The Future of Coworking: Here's What to Expect


It’s a regular occurrence to have new work-related buzzwords take the business world by storm thanks to the ever-changing nature of technology.  Over the last decade, several of these ubiquitous terms have siphoned through the very same cycle—beginning with cynicism and inevitably turning status quo rather quickly. “Social media”, “cloud computing”, “remote work” and “blockchain” are all primary examples of once-obscure terms that have become commonplace vernacular.  Now, we’ve reached another precipice—coworking.  Having far surpassed existing as just a topic du jour, the initial rebellion has turned into a movement with approximately 1.7 million people participating in coworking worldwide.

Widely regarded by experts as a ‘revolution’— coworking is quickly becoming the new normal according to research.  Ask almost any organization, large or small, their contemplations on the issue and they’ll assuredly have an opinion.  Yet, eschewing a traditional office environment has resulted in mixed emotions from the businesses that are putting the policy to practice. There is a mixed-bag conversation regarding its reliability, and viability, long-term.  With propensities for both spectacular successes and irrefutable failures, it’s a uniquely bipartisan topic that’s transcended its former technological limitations, leaving a looming question mark on the outlook of the future of work, as we know it.

Until recently, remote work—the precursor to the coworking phenomenon—in general, had a vastly different connotation than it does today. Multilevel marketing, transcription gigs and a small fraction of customer service opportunities were most commonly considered the only options for office independence. Today, the culture has shifted to a more progressive model—one emphasizing the importance of work/life balance and collaboration, focusing less on jobs that are simply ‘easy to do’ from home.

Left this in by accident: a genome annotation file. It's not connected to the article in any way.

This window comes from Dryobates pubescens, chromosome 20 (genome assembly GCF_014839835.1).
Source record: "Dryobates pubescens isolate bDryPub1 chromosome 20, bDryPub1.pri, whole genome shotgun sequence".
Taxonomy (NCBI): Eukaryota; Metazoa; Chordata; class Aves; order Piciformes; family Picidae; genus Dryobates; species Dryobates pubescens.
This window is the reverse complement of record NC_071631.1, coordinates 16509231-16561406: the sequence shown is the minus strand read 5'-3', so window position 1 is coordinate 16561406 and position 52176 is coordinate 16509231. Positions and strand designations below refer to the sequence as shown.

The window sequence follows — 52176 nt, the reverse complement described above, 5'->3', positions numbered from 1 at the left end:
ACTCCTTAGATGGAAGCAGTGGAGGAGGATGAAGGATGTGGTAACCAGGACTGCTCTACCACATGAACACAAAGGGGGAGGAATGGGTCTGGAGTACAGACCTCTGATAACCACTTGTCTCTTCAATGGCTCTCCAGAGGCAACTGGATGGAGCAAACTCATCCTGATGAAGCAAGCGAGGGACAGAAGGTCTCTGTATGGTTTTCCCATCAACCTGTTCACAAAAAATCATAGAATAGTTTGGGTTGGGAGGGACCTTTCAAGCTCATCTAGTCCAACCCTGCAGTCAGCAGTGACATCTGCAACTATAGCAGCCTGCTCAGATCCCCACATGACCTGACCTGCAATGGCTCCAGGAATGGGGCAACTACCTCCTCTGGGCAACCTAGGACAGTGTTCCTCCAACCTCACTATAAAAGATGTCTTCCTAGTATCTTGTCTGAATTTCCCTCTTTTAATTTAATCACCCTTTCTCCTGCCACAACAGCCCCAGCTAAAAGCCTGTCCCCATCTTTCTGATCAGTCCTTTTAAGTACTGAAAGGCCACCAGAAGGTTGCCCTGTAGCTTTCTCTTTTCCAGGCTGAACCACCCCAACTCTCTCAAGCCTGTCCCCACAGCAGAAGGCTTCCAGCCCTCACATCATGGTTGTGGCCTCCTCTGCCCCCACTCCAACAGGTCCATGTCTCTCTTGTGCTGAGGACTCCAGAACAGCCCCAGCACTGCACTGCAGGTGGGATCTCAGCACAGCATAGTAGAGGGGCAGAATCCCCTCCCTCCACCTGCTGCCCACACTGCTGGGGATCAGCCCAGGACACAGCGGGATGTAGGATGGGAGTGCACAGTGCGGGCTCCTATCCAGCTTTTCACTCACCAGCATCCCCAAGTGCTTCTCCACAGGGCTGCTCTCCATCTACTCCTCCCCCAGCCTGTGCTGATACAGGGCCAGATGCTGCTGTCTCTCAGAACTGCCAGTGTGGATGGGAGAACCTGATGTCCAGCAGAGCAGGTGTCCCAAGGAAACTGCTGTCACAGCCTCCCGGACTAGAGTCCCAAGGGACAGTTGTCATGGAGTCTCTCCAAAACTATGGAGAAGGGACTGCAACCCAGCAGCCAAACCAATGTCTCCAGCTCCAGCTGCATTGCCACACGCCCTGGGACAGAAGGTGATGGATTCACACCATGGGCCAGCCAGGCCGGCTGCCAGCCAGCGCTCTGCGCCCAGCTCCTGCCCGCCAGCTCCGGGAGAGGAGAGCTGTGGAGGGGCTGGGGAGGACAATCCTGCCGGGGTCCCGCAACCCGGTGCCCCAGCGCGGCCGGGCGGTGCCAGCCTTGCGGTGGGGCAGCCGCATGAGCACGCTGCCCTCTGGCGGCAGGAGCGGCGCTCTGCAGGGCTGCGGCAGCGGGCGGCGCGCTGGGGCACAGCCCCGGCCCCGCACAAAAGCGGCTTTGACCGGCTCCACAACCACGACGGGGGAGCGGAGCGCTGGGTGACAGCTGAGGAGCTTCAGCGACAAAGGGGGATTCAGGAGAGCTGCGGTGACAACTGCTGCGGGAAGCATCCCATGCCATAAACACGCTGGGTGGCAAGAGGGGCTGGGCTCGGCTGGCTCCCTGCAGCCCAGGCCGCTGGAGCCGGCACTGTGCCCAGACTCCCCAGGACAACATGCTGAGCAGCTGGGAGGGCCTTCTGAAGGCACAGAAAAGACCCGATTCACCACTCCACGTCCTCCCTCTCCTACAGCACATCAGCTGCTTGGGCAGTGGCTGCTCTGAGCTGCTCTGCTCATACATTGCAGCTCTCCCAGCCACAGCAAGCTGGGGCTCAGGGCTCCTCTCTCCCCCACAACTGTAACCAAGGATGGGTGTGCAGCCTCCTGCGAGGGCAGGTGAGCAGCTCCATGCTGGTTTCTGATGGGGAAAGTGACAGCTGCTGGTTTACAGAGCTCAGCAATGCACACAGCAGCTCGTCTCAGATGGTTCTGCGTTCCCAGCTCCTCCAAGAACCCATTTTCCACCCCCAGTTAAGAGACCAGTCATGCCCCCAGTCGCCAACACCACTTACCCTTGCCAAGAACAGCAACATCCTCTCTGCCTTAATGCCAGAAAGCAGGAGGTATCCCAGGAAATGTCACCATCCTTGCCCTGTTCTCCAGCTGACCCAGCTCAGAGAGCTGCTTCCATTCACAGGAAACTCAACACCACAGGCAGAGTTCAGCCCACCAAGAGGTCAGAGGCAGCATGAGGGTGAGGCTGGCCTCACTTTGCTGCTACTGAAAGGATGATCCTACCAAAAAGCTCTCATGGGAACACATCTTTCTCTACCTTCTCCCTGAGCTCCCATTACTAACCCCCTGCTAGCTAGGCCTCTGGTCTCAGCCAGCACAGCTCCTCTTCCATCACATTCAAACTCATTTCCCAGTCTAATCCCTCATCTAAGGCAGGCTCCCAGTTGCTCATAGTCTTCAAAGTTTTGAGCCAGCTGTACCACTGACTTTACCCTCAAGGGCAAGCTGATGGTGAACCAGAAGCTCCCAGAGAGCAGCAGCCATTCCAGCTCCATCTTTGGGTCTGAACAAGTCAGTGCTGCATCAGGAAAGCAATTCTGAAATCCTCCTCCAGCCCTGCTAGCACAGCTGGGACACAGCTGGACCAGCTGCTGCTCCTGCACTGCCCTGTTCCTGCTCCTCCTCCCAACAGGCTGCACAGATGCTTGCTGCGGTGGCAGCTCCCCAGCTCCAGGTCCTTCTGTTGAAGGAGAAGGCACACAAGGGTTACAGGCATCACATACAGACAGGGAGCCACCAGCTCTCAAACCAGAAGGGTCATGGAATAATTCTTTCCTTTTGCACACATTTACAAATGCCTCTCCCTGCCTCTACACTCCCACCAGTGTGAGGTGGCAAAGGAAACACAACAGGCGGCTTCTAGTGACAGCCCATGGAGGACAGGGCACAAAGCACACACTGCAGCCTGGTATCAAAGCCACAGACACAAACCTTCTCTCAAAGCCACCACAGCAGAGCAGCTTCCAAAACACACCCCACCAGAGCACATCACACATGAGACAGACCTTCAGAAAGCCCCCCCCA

Virgin’s Richard Branson is one of the most outspoken champions of employees’ workspace sovereignty, believing one should work wherever they feel most productive. Unsurprising for a visionary, he held well-formed views regarding remote work’s efficacy long before the current insurgence of collaborative spaces throughout the world.

Penning an article fervently admonishing a more traditional model back in 2013, he notes in the short manifesto:

“We like to give people the freedom to work where they want, safe in the knowledge that they have the drive and expertise to perform excellently, whether they at their desk or in their kitchen. Yours truly has never worked out of an office, and never will.” And closes with, ”Working life isn’t 9-5 any more. The world is connected. Companies that do not embrace this are missing a trick.”

The success is much farther reaching than the U.S., too. In a Harvard Business Review interview with Nicholas Bloom and James Liang, cofounders of Chinese travel site, Ctrip, found their work-from-home employees greatly benefitted their bottom line, explaining:

“We found that people working from home completed 13.5% more calls than the staff in the office did—meaning that Ctrip got almost an extra workday a week out of them. They also quit at half the rate of people in the office—way beyond what we anticipated. And predictably, at-home workers reported much higher job satisfaction.”

Still, even with its staunch supporters and verifiable benefits, the practice of remote working is not without skepticism. Marissa Mayer is a prime example of a C-level executive who made headlines for reinstating a more antiquated office-only option—going so far as to rescind the dispensation to work remotely from Yahoo employees all together.  In an internal memo, Jackie Reses, head of human resources noted to their remote workforce:

“To become the absolute best place to work, communication and collaboration will be important, so we need to be working side-by-side. That is why it is critical that we are all present in our offices.”

Facing criticism, Mayer doubled down on the decision, explaining that it was more about common excuses than company culture. Speaking to Adam Lashinsky, a Fortune editor, at the 2015 Global Forum conference, she lamented,

“Actually, I had less of an issue with people who had really good work-from-home setups. A lot of time when people work from home formally, it works really well. I have nothing against working from home per se.”

 The article continues,

“But [Mayer] felt like people who were supposed to come into the office were often abusing the right to work from home, using excuses like bad traffic, bad weather, or “waiting for the cable guy,” she said. “I think we all know in that setting, you don’t necessarily have the most productive day.”